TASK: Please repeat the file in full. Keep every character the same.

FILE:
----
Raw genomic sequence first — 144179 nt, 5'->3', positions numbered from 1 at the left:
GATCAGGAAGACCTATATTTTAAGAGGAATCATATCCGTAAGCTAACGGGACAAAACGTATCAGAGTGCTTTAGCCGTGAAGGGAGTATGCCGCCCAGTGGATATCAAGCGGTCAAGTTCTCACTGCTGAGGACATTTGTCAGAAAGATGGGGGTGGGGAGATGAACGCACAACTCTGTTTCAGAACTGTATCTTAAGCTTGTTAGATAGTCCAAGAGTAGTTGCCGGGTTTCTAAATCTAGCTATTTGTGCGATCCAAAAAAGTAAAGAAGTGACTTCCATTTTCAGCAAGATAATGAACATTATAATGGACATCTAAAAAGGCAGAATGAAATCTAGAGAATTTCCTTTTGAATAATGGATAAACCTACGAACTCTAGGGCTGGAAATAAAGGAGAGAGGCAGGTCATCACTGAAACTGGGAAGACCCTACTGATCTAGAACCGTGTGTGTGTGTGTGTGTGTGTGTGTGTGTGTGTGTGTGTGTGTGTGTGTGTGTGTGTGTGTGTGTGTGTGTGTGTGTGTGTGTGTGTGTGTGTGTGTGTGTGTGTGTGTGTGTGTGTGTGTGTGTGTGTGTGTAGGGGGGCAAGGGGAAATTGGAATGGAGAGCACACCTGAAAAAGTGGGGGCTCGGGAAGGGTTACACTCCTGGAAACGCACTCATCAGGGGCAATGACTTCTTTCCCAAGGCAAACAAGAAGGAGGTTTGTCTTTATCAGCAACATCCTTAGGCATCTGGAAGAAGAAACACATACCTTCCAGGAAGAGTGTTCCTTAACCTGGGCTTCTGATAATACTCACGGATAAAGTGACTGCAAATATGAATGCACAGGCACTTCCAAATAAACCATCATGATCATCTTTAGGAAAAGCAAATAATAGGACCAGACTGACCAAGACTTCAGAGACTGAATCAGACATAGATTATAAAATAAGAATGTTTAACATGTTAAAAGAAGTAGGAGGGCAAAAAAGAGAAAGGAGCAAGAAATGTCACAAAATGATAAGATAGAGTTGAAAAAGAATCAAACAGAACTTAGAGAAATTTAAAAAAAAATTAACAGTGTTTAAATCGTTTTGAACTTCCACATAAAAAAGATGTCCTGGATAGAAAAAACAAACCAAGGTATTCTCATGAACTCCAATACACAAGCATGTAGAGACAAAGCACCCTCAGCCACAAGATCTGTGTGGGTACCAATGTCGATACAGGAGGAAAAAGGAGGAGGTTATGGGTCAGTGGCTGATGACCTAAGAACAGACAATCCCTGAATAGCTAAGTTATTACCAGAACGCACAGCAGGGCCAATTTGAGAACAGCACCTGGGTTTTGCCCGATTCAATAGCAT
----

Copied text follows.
Raw genomic sequence first — 144179 nt, 5'->3', positions numbered from 1 at the left:
GATCAGGAAGACCTATATTTTAAGAGGAATCATATCCGTAAGCTAACGGGACAAAACGTATCAGAGTGCTTTAGCCGTGAAGGGAGTATGCCGCCCAGTGGATATCAAGCGGTCAAGTTCTCACTGCTGAGGACATTTGTCAGAAAGATGGGGGTGGGGAGATGAACGCACAACTCTGTTTCAGAACTGTATCTTAAGCTTGTTAGATAGTCCAAGAGTAGTTGCCGGGTTTCTAAATCTAGCTATTTGTGCGATCCAAAAAAGTAAAGAAGTGACTTCCATTTTCAGCAAGATAATGAACATTATAATGGACATCTAAAAAGGCAGAATGAAATCTAGAGAATTTCCTTTTGAATAATGGATAAACCTACGAACTCTAGGGCTGGAAATAAAGGAGAGAGGCAGGTCATCACTGAAACTGGGAAGACCCTACTGATCTAGAACCGTGTGTGTGTGTGTGTGTGTGTGTGTGTGTGTGTGTGTGTGTGTGTGTGTGTGTGTGTGTGTGTGTGTGTGTGTGTGTGTGTGTGTGTGTGTGTGTGTGTGTGTGTGTGTGTGTGTGTGTGTGTGTGTGTGTGTAGGGGGGCAAGGGGAAATTGGAATGGAGAGCACACCTGAAAAAGTGGGGGCTCGGGAAGGGTTACACTCCTGGAAACGCACTCATCAGGGGCAATGACTTCTTTCCCAAGGCAAACAAGAAGGAGGTTTGTCTTTATCAGCAACATCCTTAGGCATCTGGAAGAAGAAACACATACCTTCCAGGAAGAGTGTTCCTTAACCTGGGCTTCTGATAATACTCACGGATAAAGTGACTGCAAATATGAATGCACAGGCACTTCCAAATAAACCATCATGATCATCTTTAGGAAAAGCAAATAATAGGACCAGACTGACCAAGACTTCAGAGACTGAATCAGACATAGATTATAAAATAAGAATGTTTAACATGTTAAAAGAAGTAGGAGGGCAAAAAAGAGAAAGGAGCAAGAAATGTCACAAAATGATAAGATAGAGTTGAAAAAGAATCAAACAGAACTTAGAGAAATTTAAAAAAAAATTAACAGTGTTTAAATCGTTTTGAACTTCCACATAAAAAAGATGTCCTGGATAGAAAAAACAAACCAAGGTATTCTCATGAACTCCAATACACAAGCATGTAGAGACAAAGCACCCTCAGCCACAAGATCTGTGTGGGTACCAATGTCGATACAGGAGGAAAAAGGAGGAGGTTATGGGTCAGTGGCTGATGACCTAAGAACAGACAATCCCTGAATAGCTAAGTTATTACCAGAACGCACAGCAGGGCCAATTTGAGAACAGCACCTGGGTTTTGCCCGATTCAATAGCAT